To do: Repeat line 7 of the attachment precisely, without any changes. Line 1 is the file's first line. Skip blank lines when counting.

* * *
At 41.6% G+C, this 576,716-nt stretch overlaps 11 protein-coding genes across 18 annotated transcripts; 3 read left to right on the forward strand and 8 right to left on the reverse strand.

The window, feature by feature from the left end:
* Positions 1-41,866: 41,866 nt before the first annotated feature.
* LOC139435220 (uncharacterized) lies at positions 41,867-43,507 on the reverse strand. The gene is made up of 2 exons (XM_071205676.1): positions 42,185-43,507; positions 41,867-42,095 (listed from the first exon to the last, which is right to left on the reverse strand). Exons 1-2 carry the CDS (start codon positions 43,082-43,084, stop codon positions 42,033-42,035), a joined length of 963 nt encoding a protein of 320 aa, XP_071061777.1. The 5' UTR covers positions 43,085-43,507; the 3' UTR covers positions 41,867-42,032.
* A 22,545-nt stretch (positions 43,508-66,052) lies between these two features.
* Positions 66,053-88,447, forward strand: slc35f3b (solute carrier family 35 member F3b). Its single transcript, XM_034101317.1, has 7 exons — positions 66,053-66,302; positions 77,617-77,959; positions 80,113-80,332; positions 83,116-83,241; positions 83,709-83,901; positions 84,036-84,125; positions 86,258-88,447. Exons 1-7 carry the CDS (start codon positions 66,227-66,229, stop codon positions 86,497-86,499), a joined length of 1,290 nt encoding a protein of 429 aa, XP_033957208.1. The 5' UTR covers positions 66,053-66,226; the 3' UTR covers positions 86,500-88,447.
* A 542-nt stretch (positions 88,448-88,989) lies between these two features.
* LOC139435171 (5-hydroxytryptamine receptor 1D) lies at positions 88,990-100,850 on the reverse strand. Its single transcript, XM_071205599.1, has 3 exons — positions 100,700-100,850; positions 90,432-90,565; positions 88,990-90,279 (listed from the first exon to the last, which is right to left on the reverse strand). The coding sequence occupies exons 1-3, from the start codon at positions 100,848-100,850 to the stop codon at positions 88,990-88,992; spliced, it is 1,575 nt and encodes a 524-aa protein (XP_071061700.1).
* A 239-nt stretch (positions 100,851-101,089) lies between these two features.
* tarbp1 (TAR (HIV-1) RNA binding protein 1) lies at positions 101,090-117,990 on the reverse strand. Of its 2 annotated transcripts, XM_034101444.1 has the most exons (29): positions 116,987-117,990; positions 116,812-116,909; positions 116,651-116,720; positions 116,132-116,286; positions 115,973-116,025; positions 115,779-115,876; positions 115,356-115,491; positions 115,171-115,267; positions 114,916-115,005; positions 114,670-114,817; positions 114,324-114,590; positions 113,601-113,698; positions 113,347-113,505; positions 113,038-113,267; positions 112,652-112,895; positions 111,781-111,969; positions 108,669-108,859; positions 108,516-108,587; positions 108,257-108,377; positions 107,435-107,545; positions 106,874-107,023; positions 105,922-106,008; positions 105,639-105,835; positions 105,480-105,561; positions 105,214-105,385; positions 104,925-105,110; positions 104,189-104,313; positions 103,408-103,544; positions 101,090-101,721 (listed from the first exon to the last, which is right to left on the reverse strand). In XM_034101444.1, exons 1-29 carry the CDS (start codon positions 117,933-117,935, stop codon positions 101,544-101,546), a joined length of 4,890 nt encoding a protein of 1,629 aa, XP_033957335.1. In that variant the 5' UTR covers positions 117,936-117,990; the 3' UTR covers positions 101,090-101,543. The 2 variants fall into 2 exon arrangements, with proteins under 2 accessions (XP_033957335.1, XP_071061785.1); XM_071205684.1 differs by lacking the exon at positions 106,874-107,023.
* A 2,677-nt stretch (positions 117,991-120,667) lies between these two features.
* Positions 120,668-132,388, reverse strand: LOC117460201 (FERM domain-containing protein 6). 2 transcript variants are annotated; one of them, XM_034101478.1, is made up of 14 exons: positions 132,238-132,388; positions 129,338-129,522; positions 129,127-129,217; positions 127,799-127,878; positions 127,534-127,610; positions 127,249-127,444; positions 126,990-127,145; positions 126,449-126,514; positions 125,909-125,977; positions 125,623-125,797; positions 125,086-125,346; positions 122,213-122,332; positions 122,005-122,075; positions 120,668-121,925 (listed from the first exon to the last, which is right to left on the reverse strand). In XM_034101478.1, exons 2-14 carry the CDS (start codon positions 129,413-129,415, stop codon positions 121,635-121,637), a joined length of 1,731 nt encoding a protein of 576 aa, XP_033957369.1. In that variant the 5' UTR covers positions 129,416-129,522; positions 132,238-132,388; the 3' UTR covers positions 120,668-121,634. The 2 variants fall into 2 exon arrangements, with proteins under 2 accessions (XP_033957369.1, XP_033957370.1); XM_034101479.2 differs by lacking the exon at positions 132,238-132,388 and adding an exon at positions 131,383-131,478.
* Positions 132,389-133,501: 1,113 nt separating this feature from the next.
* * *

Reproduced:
* A 542-nt stretch (positions 88,448-88,989) lies between these two features.